Wednesday 30 January 2013

The Charm of Slavery: Amnesty

When the peasant worked his land for a Noble who would take the crop according to a charter issued by the Crown of his nation, to then hand back a small portion of it so the farmer peasant could survive to repeat this again, you see the true meaning of this generosity: to perpetuate the station of each in the scheme of things. And in further diminution of the peasant, the Noble makes this effort with full knowledge it will be received as a generosity, spread as a story amongst other farmers, which both assures the following generations of this peasant to remain thankful for those over them as long as possible, and that other Nobles will react the same, not in equilibrium or to keep a revolution from occurring, but instead to assure that the historical record shows their benevolence as a class, as though this type of generosity is the regular occurrence, which is an absolute lie.

This is the picture surrounding subject servitude, the slavery of being a subject beholden to those who show you any value of your station in life, who provide the means to feed your family, irrespective of them providing nothing more.

In time, of course, this subject servitude form of slavery was replaced by African slavery, as Muslims sold Africans into slavery for the most part, and which continues to this day, (see the end of “Who Do You Think You Are” – Emmitt Smith episode, where he discovers this truth after going to Africa in following his family tree).

And now, today, we're again exploiting a group of people due to their legal designation, though this time it's as a lawbreaker, an illegal immigrant. The foundation of this rests in the fact they broke the law to come here to work, even if it means they are paid less than an American Citizen. That is an obvious agreement to be in bondage, in slavery, to be in the same scheme of things as the peasantry of any European Fief or Feud.

Our hand is out bearing the gift of Amnesty, while also saying “we'll now be able to tax you,” and “you're job in menial labor to feed your family is secure.”

In our history there's been a need for a particular skill set in the immigrants coming from all over the world as a part of what has made America great, that these came with other immigrants, and that this portion was enough to afford the entire group's addition to our nation's population and has been a wonderful thing.

But in this idea, Amnesty, we embark on a dark path, one that destroys the very idea of citizenship in America that is a grant of membership in the Sovereign Authority of the people over their government. Everywhere else in the world the people remain subjects under their government, look at Egypt, even Iraq, their governments writing their constitution, unlike the Founding of this nation, and the republican ratification process in its first institution. The steps to freedom are important, and they cannot be steps at all if the government is writing its own charter, the bias extraordinary and suffices to demonstrate why only Americans are not subject-citizens but constituent-Citizens – we did the constituting of the government, not the government constituting us as subjects, as it is everywhere else.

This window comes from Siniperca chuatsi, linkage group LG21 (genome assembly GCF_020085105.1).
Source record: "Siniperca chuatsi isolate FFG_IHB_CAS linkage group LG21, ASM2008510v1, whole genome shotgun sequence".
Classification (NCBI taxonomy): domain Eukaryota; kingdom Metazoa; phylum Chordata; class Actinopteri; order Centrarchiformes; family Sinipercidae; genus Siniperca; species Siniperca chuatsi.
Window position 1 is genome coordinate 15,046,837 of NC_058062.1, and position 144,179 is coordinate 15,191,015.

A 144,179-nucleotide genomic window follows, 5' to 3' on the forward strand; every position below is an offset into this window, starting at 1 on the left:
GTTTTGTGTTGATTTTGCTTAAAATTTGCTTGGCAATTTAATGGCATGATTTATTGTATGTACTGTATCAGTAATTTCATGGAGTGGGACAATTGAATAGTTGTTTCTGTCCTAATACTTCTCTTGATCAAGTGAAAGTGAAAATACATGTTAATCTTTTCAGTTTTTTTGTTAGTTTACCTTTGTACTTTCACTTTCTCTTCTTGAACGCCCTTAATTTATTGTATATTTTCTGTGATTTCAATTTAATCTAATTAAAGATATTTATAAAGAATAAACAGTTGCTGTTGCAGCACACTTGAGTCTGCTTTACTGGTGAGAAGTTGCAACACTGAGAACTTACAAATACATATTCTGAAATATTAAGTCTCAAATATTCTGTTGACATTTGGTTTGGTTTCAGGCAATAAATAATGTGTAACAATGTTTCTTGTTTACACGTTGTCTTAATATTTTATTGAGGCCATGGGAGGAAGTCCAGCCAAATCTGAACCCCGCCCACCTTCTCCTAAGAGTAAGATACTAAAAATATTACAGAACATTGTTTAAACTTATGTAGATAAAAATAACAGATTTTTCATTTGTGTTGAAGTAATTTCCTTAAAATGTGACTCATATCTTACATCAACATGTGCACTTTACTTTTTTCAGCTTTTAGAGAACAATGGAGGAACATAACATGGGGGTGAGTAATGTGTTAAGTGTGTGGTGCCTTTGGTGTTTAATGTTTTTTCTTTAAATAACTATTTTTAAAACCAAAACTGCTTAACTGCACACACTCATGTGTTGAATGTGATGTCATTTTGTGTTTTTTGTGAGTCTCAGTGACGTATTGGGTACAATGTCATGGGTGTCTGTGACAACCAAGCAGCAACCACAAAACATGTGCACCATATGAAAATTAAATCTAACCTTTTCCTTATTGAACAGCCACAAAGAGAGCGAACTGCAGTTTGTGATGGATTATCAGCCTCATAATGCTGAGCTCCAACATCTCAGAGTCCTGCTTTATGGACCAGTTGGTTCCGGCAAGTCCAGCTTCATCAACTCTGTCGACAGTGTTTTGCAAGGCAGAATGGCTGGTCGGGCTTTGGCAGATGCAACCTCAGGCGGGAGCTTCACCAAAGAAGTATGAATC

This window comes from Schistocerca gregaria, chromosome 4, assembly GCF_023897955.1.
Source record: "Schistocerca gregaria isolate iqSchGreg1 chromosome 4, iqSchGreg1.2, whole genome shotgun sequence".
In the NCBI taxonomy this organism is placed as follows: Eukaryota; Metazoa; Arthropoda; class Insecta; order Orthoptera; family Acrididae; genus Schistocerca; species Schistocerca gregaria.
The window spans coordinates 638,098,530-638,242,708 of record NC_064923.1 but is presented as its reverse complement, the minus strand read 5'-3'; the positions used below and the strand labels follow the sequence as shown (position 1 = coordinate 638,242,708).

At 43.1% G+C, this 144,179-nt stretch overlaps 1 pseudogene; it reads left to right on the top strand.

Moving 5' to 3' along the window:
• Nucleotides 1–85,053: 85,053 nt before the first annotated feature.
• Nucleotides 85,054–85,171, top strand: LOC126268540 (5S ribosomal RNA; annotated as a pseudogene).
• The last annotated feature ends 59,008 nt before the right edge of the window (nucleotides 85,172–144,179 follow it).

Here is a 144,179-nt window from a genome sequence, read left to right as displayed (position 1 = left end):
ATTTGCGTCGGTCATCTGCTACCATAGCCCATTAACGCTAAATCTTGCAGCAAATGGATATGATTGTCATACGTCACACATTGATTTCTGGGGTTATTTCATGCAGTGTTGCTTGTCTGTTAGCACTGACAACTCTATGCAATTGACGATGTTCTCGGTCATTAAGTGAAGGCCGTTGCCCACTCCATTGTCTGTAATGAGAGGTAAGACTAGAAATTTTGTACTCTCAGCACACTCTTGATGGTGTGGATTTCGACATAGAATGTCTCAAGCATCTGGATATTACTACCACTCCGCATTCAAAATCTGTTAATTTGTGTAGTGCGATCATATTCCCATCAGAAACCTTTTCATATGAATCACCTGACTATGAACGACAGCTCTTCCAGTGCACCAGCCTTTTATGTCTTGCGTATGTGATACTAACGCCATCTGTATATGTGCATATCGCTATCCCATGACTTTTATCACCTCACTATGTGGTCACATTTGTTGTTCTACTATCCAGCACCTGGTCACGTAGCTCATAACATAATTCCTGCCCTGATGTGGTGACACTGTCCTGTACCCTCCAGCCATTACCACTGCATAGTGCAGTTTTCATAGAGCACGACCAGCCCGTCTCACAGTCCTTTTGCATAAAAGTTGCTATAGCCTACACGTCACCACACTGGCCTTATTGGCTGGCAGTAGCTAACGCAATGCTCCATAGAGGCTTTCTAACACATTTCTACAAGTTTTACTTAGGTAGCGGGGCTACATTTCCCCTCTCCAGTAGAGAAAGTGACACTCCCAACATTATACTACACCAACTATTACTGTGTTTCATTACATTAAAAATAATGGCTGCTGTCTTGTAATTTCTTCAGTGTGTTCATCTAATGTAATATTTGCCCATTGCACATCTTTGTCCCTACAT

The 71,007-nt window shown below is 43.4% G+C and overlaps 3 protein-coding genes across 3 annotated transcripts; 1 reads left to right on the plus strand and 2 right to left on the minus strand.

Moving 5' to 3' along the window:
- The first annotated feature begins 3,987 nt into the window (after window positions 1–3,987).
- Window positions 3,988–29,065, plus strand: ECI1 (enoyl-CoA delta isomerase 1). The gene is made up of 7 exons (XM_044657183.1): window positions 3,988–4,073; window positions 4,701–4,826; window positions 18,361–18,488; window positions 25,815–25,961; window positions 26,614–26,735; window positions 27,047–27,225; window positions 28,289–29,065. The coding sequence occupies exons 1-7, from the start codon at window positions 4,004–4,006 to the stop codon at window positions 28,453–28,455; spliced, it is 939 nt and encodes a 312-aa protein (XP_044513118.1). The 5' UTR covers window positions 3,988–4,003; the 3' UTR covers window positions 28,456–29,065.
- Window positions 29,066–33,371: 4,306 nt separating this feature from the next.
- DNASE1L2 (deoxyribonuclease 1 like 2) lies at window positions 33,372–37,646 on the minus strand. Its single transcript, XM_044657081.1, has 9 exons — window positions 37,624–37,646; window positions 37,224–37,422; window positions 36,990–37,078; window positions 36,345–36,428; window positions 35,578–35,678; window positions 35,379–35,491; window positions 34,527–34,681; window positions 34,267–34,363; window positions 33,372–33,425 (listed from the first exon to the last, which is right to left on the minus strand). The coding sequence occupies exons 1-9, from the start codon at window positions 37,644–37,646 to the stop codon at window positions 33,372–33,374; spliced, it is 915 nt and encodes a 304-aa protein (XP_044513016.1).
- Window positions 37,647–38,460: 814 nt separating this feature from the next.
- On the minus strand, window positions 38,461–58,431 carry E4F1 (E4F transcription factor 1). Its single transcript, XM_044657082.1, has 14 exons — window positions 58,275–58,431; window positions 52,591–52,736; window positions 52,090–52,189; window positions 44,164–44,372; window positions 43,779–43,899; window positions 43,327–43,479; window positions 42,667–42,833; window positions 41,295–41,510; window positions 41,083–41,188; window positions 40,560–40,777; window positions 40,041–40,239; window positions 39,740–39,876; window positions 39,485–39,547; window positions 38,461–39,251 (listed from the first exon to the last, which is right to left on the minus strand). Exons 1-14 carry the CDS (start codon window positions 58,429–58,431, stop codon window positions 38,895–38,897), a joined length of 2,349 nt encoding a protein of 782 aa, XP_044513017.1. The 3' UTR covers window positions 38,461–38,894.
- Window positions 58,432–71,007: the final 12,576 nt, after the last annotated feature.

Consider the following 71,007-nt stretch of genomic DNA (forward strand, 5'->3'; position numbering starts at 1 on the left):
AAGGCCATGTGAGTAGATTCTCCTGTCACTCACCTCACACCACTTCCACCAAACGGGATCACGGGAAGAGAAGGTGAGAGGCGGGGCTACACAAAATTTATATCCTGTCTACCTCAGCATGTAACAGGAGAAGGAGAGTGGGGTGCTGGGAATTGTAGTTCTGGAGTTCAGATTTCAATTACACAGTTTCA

It is a sad day indeed to see our National Government, in the interest of what appears to be politics alone, take up legalizing the holders of millions of jobs that Americans could have. Of course there are many who will argue “but these are menial jobs with low wages that Americans just won't do,” to which I say “See the first paragraph above.” Slavery can take many names and many forms, and is wrong in all of them, at least in America where the Citizen is the Master and the government the servant, (see with citation to the original works by the Honorable former Supreme Court Justice James Wilson who signed both the unanimous Declaration of Independence and the Constitution for the United States of America).

I submit for candid consideration that we review the idea of Amnesty with the backdrop of the prohibition of slavery and involuntary servitude in the 13th Amendment, and remembering the Constitution is what constituted the government, that this thereby establishes that it is government who is, first and foremost, prohibited from causing slavery or involuntary servitude. A government granting Amnesty is a government granting food and shelter, no less than a Noble or a Crowned Head of Europe, nor a pre-Civil War slave owner, a government creating an underclass beholden to them – a slave. I wonder if this is what then Senator Obama meant when he said, “fundamentally transform America?” This is consistent with Obama's view that the Constitution is “what the government can do for you,” (see to hear the original full interview).

Thank you for reading,

Toddy Littman

P.S. Slavery is an abomination of our race, noted in the notion of it being “mankind,” and when we are ready to do some “benevolent” act that only results in a diminution of our nation's principles from inception, then we have given up on Freedom and denounced all kindness except as a matter of procedures and policies by politicians, better known as patronage/personal government. The idea of “amnesty” is never a solution when in government's hands, but a tool that tells the people government isn't governing at all but would rather focus on politics and parties, that government's primary criteria to “solve problems” is to provide opportunities for their party and policy changes in favor of government power and expansion. When we get this principle through our heads of how government “intervention” works we'll begin to get an inkling of why Our Founders established the United States of America by requiring ratification by the people of the document, Our Written Constitution, constituting a government of enumerated, and thereby limited, powers.

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